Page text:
Accused Freeway Shooter Faces 100 Years, Pleads Not Guiltyby Jana Ritter - Published: 10/01/2015
Leslie Allen Merritt Jr., the 21-year-old accused of being responsible for the first four of 11 freeway shootings that terrorized Phoenix-area motorists, pleaded not guilty during his arraignment Thursday. Wearing striped prison garb and with his head now shaved, Merritt stood with his two court appointed attorneys as he was arraigned at the Maricopa County Superior Court. He has been charged with 15 felony counts that include drive-by shooting, aggravated assault, intentional acts of terrorism and disorderly conduct involving a weapon. If he is found guilty of all charges associated with each shooting, the young man could be looking at over 100 years in prison.
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It’s not surprising that Merritt’s attorneys, Ulises Ferragut and Jason Lamm, are coming out strong with their defense. They started by challenging the state’s investigation saying it simply does not place him at the shooting scenes. They spoke to the media following the hearing and stood by their client’s innocence. "We're going to work diligently to make sure that we investigate this fully, and we believe in his innocence," said Ferragut. They also said they will be looking at the investigators' timeline of the shootings and will do their own investigation. Lamm said that they are even looking into the possibility of another person admitting responsibility for any of the 11 shootings. However, he wasn’t ready to say who that person was or provide any further details. "It's very, very early in the game to get hard confirmation on that," he said.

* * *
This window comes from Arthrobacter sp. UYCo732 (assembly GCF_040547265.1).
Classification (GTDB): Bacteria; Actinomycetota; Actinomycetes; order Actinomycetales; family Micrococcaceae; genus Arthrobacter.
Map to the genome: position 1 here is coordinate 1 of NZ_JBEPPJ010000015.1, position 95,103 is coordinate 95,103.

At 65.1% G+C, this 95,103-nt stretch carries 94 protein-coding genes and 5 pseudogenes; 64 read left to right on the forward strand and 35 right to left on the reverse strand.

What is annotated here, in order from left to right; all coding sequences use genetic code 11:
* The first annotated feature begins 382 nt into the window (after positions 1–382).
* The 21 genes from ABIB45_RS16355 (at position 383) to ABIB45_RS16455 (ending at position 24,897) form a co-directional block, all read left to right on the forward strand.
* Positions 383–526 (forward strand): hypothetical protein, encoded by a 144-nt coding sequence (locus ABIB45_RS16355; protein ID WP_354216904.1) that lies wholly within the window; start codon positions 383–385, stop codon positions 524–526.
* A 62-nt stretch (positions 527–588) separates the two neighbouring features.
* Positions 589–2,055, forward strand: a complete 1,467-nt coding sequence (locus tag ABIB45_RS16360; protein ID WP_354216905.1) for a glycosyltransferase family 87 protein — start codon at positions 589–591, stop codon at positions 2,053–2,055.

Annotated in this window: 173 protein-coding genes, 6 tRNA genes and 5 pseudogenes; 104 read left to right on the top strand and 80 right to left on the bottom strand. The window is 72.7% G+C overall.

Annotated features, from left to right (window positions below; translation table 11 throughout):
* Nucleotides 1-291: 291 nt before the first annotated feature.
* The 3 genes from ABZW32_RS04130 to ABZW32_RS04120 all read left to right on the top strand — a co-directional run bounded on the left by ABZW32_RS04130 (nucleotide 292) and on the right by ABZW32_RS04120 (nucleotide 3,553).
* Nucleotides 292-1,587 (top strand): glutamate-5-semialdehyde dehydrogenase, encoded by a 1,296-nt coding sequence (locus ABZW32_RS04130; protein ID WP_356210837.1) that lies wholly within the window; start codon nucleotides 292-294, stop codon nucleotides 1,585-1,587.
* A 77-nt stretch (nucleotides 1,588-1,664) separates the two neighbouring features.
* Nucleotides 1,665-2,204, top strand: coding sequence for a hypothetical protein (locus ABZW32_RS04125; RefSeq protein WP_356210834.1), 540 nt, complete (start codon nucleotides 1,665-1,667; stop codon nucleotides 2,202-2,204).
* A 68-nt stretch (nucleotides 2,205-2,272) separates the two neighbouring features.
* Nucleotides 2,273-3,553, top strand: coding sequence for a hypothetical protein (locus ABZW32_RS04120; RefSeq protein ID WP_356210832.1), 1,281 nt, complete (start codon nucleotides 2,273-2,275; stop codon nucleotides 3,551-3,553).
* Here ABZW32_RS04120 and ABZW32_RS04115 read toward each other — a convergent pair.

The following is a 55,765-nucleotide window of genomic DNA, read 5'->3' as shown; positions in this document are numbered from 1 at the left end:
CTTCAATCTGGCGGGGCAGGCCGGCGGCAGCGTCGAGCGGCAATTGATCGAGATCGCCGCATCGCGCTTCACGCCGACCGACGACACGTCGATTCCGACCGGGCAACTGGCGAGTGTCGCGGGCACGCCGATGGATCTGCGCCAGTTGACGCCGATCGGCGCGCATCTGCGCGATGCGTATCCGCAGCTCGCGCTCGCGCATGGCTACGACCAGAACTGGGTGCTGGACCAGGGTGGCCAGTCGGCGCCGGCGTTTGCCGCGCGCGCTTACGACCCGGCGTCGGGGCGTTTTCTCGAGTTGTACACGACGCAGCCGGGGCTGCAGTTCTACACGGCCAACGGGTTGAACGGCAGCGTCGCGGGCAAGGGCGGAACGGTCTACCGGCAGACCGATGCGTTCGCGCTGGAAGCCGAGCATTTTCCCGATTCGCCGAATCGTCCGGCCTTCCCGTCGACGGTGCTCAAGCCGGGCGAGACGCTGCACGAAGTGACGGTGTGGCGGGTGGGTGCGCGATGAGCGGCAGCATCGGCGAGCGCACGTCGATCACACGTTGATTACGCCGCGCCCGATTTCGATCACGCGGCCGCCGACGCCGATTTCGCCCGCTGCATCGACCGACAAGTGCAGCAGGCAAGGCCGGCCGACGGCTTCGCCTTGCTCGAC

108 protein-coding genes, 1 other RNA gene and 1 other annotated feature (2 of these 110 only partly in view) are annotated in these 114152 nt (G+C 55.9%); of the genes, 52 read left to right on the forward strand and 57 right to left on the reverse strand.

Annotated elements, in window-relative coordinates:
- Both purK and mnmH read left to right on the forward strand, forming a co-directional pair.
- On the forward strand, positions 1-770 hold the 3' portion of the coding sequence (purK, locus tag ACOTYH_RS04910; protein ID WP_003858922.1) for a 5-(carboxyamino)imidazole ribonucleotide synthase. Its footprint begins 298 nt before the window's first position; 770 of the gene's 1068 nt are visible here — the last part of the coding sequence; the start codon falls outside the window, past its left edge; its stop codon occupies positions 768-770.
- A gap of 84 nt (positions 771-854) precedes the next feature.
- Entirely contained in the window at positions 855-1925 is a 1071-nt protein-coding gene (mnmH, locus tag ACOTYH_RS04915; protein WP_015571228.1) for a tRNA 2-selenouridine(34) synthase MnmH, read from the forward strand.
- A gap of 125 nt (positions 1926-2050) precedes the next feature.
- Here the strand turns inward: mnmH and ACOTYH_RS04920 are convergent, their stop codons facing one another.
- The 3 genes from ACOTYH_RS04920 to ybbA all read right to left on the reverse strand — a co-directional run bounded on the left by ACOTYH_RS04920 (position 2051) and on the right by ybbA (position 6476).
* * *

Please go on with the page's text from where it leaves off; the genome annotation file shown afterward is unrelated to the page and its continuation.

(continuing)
Prosecutors still insist Merritt was involved in the first four shootings on Interstate 10, with the first three taking place on August 29, and the fourth occurring the following day. They also say that the Department of Public Safety investigators used ballistics tests to tie Merritt to four of the 11 shootings. Merritt was arrested on Sept. 18 and although he had not yet been appointed attorneys for his first court appearance, he waived his right to remain silent and told the judge that he couldn't have committed the crimes because his "gun's been in the pawn shop for the last two months." However, the state says police evidence shows the firearm had not been in the pawnshop when the first four shootings occurred. They say the shop's owner confirmed that the gun was picked up on August 22 and was brought back on August 30, which was the same day of the fourth shooting.
In the meantime, the landscaper and father of two obviously can’t afford the $1 million bail he has been held on since his arrest and he will remain in the Maricopa County Jail until his next court date on November 18.